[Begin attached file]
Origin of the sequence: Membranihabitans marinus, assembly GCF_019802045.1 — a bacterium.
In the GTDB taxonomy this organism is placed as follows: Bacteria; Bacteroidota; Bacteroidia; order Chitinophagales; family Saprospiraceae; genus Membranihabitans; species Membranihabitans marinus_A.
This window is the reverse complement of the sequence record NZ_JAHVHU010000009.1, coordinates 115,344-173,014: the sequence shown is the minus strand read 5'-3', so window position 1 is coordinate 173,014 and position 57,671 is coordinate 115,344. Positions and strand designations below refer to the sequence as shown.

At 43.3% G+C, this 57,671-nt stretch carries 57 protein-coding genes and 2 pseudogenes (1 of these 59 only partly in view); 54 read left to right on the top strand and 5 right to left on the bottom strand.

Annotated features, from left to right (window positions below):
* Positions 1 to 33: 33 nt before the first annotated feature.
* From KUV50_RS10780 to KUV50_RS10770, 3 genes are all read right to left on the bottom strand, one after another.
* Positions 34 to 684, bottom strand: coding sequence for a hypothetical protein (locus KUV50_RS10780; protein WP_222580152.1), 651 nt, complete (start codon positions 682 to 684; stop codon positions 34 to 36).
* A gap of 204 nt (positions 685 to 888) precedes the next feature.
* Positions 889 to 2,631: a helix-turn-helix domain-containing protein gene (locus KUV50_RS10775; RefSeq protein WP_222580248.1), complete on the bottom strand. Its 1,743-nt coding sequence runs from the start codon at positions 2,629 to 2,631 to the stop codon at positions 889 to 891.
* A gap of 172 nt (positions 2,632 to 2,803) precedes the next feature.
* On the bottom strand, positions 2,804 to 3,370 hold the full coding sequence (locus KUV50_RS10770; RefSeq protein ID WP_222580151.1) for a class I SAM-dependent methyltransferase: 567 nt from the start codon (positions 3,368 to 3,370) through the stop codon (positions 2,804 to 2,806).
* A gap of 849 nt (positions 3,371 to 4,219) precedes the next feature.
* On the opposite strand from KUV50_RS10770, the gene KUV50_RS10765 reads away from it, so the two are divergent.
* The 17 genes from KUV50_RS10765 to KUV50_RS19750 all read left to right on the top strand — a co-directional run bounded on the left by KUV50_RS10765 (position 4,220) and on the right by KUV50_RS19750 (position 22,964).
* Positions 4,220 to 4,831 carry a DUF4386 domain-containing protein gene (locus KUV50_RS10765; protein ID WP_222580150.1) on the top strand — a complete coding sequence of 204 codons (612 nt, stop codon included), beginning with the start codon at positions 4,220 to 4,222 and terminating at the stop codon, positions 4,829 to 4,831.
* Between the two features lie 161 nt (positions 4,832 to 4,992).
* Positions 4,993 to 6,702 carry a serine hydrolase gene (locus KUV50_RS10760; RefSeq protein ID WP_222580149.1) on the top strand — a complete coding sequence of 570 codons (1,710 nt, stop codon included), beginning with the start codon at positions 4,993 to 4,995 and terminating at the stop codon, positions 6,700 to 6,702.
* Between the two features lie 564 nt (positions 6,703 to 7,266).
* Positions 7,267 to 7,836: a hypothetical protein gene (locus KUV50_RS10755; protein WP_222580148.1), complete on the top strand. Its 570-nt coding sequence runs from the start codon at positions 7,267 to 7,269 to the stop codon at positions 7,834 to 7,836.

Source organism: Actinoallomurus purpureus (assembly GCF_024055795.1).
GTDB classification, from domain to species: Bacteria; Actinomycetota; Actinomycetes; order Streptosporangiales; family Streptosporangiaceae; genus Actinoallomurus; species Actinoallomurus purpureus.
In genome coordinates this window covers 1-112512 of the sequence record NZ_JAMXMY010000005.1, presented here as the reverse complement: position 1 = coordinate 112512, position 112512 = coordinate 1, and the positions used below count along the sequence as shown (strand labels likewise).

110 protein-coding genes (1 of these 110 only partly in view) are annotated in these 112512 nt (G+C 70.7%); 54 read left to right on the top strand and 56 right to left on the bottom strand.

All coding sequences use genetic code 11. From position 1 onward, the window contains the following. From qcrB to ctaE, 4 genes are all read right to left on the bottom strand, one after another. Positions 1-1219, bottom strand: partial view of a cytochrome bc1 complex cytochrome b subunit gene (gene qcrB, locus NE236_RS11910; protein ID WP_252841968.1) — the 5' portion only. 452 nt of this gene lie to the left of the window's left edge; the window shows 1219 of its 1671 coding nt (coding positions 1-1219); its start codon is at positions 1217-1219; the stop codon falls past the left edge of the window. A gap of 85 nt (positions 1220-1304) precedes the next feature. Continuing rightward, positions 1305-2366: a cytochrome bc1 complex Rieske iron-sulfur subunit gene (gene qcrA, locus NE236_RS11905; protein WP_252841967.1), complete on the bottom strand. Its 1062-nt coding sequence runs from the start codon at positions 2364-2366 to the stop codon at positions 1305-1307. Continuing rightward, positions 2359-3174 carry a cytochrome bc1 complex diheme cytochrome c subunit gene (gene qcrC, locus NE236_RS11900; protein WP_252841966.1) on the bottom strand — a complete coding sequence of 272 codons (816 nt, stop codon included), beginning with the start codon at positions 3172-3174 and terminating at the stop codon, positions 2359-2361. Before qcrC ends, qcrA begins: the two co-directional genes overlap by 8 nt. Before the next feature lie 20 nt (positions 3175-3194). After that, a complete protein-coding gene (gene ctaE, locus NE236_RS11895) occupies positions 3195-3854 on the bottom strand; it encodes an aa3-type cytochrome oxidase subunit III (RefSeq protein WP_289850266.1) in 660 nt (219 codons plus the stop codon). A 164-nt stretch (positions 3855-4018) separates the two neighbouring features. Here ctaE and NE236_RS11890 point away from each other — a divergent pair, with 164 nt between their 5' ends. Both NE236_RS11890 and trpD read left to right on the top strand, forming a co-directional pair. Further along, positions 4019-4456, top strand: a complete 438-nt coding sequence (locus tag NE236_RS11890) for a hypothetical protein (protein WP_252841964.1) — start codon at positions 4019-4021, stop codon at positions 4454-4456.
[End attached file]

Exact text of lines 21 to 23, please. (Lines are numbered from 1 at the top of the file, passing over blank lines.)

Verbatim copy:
Source organism: Actinoallomurus purpureus (assembly GCF_024055795.1).
GTDB classification, from domain to species: Bacteria; Actinomycetota; Actinomycetes; order Streptosporangiales; family Streptosporangiaceae; genus Actinoallomurus; species Actinoallomurus purpureus.
In genome coordinates this window covers 1-112512 of the sequence record NZ_JAMXMY010000005.1, presented here as the reverse complement: position 1 = coordinate 112512, position 112512 = coordinate 1, and the positions used below count along the sequence as shown (strand labels likewise).